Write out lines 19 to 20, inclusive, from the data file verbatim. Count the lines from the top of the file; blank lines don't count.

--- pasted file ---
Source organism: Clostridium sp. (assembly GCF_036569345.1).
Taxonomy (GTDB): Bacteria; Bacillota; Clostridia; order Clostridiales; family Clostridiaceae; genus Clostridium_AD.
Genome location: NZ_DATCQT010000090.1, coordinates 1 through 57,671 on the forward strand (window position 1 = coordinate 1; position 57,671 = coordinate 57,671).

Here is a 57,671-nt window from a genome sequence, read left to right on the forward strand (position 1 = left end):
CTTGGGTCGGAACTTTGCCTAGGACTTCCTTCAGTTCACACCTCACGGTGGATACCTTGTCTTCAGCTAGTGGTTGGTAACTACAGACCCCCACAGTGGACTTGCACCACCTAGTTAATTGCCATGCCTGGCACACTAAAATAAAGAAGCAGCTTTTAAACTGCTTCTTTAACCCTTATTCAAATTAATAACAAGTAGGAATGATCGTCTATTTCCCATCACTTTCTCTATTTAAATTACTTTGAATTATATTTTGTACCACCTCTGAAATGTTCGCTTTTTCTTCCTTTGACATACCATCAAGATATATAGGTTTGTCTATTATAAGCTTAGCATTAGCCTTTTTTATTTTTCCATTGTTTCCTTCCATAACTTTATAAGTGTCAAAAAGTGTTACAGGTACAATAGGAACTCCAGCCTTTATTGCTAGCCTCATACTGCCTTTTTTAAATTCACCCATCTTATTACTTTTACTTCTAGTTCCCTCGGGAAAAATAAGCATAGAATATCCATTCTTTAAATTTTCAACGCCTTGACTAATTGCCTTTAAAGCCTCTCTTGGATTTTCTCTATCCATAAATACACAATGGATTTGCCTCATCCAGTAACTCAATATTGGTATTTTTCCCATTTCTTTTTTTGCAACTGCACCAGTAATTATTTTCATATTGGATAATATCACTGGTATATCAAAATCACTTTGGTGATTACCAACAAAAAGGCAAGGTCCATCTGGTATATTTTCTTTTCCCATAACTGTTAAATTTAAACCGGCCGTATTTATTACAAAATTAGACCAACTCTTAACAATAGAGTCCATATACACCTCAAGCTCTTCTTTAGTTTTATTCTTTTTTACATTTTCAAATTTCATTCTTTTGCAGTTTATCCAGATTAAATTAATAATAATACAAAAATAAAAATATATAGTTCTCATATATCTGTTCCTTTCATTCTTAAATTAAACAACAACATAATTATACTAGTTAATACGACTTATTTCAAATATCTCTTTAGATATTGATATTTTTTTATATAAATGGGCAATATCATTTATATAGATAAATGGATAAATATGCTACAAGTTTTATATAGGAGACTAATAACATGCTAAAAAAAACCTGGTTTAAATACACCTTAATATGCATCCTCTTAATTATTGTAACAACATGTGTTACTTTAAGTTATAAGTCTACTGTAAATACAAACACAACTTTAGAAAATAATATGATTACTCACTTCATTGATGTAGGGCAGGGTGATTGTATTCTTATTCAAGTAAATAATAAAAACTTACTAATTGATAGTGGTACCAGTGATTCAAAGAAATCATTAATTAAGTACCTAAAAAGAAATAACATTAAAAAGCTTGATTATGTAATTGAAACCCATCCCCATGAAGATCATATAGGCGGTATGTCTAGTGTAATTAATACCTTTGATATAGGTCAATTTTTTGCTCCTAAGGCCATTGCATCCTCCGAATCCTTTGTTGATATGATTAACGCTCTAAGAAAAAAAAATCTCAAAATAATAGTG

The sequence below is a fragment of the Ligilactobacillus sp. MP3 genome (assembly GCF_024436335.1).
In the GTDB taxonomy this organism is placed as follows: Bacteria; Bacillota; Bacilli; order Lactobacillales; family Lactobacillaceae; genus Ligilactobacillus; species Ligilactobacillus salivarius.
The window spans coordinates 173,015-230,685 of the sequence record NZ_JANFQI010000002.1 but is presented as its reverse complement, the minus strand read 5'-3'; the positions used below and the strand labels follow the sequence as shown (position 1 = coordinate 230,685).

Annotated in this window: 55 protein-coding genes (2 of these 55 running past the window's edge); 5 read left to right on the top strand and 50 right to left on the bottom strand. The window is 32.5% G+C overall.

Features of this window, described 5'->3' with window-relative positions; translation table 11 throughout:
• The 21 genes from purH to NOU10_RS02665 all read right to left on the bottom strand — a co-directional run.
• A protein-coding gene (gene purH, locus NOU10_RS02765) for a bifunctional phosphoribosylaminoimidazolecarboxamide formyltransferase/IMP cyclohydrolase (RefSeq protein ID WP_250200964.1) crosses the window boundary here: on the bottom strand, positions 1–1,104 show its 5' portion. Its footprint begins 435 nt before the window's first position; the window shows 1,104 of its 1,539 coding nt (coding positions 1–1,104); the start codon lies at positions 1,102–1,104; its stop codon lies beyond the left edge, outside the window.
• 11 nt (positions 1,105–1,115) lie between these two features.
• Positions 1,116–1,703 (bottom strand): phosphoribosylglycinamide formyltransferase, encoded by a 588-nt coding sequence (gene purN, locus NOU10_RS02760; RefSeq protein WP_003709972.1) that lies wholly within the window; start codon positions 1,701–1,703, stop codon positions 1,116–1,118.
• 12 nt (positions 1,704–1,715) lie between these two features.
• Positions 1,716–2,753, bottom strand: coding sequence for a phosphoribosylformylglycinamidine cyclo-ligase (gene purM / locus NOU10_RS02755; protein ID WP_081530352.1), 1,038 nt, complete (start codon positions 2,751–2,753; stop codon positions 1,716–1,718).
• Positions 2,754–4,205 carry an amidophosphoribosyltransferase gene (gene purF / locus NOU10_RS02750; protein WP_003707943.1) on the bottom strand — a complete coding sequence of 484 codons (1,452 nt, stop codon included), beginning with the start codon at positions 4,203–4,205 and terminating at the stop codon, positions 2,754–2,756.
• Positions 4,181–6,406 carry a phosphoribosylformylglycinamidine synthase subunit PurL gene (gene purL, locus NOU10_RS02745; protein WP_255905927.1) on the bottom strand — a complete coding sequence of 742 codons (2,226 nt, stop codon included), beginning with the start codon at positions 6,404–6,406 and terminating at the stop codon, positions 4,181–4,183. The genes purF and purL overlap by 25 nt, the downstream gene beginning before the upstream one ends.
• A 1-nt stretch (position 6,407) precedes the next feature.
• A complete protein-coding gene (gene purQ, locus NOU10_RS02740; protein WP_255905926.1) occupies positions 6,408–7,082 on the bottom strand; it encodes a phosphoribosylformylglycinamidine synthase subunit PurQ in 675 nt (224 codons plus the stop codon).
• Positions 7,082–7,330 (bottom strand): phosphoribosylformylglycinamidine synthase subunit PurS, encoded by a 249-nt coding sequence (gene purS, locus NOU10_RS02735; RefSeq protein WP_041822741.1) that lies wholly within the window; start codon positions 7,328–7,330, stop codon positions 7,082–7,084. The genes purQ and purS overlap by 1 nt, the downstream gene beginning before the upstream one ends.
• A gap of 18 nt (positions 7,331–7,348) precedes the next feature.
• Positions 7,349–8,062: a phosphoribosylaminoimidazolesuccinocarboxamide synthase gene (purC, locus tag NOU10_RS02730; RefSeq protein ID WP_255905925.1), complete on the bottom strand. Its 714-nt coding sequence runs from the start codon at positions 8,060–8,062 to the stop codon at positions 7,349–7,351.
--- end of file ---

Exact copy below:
• A 1-nt stretch (position 6,407) precedes the next feature.
• A complete protein-coding gene (gene purQ, locus NOU10_RS02740; protein WP_255905926.1) occupies positions 6,408–7,082 on the bottom strand; it encodes a phosphoribosylformylglycinamidine synthase subunit PurQ in 675 nt (224 codons plus the stop codon).